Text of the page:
Imagine a world where a small cut on your finger or a routine hip replacement surgery could prove fatal. This is the future humanity is facing unless the use and abuse of antibiotics is curbed in both humans and animals, experts have warned.
“The world is running out of antimicrobials,” said Maria Helena Semedo, deputy director-general at the UN Food and Agriculture Organisation (FAO). “Without global action, lives and livelihoods could be under threat.”
Antimicrobials are drugs, including antibiotics, that destroy dangerous pathogens and are essential for human and animal health and the production of food.
But infections resistant to drugs due to their overuse could kill as many as 10 million people a year by 2050 – posing the greatest threat to human health, says the World Health Organisation.
The use of antibiotics on farms in populous nations such as China and India is expected to soar, and the more antibiotics are given to animals the more likely drug-resistant bugs will affect people’s health.
The good news, experts say, is that simple steps can mitigate the spread of antimicrobial resistance from animals to humans.
“It’s very costly to get new medicine on the market so we have to preserve the ones that we have, or we can do better on animal husbandry practices and the environment,” said Juan Lubroth, FAO’s chief veterinary officer.
This means better nutrition, better sanitation and better procedures to protect farms from pests and diseases – washing hands and changing shoes before entering a farm, buying and selling healthy animals and vaccinating them regularly.
These measures could fend off diseases and reduce the need to use antibiotics, Lubroth told the Thomson Reuters Foundation.
Raising awareness on the proper use of drugs and the dangers of misusing them is also vital, said Tim Petersen, head of animal welfare at the Danish Veterinary and Food Administration.
“Only sick animals should be given antibiotics,” he said.
In 2010, when Denmark set limits on how much antimicrobials pig farmers can use, awareness of drug resistance was very low, Petersen said. Since then, their use has fallen by a quarter with no negative impact on productivity, he said.
The animal health industry is developing solutions such as vaccinations and animal-only antibiotics with the private sector in the vanguard of innovations, said Carel du Marchie Sarvaas, head of the Brussels-based industry group HealthforAnimals.
“No government is going to come up with new antibiotics or vaccines, and no government is going to have the scale and scope,” du Marchie Sarvaas said.
This month, the World Health Organisation urged farmers to stop using antibiotics to promote growth and prevent disease in healthy animals because the practice fuels dangerous drug-resistant superbug infections in people.
The UN’s health body says the bulk of antimicrobials administered worldwide are for animals, with around 80 per cent of total consumption of medically important antibiotics coming from the animal sector in some countries.
But du Marchie Sarvaas said there was not enough data to pinpoint how and where the agricultural sector is contributing to antimicrobial resistance in humans.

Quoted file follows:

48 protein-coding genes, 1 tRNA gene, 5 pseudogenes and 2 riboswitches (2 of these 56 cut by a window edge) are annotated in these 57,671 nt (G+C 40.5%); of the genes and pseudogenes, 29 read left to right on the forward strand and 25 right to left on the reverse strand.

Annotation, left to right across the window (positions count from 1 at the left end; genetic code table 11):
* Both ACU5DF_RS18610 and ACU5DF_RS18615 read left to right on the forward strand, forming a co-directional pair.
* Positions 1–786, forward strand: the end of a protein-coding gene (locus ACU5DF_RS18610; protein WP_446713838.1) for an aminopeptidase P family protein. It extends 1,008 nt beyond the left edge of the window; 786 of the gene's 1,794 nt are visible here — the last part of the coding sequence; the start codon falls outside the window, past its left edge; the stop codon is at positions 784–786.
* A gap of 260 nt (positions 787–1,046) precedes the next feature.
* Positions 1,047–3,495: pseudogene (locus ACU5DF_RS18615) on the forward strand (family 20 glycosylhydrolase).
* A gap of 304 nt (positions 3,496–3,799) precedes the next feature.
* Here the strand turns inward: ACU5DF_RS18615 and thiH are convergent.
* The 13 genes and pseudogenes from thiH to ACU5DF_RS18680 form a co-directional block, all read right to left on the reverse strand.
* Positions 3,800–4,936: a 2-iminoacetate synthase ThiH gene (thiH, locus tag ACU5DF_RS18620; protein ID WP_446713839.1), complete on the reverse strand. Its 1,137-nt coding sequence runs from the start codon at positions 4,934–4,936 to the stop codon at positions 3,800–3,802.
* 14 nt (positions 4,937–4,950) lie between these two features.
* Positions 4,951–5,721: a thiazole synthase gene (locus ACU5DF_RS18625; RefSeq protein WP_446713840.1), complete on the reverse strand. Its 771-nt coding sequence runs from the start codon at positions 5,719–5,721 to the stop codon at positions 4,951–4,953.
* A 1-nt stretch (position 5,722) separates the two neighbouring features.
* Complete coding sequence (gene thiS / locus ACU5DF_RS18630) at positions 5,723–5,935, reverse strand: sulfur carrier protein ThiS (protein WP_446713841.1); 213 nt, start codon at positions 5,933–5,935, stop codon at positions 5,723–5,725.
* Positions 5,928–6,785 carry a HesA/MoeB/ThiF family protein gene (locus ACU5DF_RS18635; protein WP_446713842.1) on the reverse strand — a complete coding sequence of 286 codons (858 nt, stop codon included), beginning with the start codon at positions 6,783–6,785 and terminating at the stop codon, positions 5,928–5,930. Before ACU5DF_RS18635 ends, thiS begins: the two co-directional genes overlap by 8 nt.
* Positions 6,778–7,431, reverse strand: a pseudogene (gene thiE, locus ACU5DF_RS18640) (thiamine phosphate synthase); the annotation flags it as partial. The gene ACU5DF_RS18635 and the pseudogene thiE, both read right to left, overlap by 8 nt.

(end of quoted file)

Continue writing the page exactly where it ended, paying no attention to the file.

“There’s no link actually shown yet in terms of how (cutting antibiotic use in farming) is reducing antimicrobial resistance in humans,” he told the Thomson Reuters Foundation.
“Use in the agricultural sector is likely contributing to that but there’s actually little data of how that happens.”
NORDICS LEAD THE WAY
Europe, especially Nordic countries, have been leading the way in the agricultural sector on action and gathering data.
Years before the Danish government set antimicrobial thresholds for farmers, it stopped veterinarians from making money from the sale of medicine. It has since set up a database to keep track of antimicrobial use in both animals and humans.
Norway, where the use of antibiotics is strictly controlled, has swapped antibiotics for vaccines in salmon farming.
The Netherlands, the world’s second largest food exporter, has cut antimicrobial use in poultry and livestock sectors by 64 per cent by making antibiotics use on farms transparent and cutting the use of medically important antibiotics in animals.
A recent paper from the University of Bristol in Britain, which has multiple projects on antimicrobial resistance, analysed data from commercial dairy farms in south-west England.
Stopping the use of medically important antibiotics and reducing antibiotics overall use did not negatively affect cattle health or milk production, it said.
But the European experience is far cry from emerging market nations facing pressure to feed their growing populations and where changing diets have led to demand for more meat.
As growing and wealthier populations consume more meat, antibiotic use in agriculture is expected to increase by 67 per cent between 2010 and 2030, according to the World Bank. In Brazil, China, India, Russia and South Africa, antibiotic use could double in the same period.
The World Bank is exploring if financial incentives may help smaller, domestic-focused food producers in the developing world, said Enis Barış, the World Bank’s lead on antimicrobial resistance.
The World Bank is also looking to see if its loans and investments could be tailored to help tackle drug resistance, such as when establishing a public health laboratory network in East Africa or improving disease surveillance in West Africa, he added.
Meanwhile pressure from the consumer to eat meat free of antibiotics has spurred moves to curb their use.
In the United States, it was the consumers who forced the country’s largest poultry producers and fast food outlets, including McDonald’s, Burger King and Chipotle, to rid antibiotics from their chickens.
“No one can escape the effects of antimicrobial resistance,” the FAO’s Semedo said. “When antibiotics fail, we all lose.”
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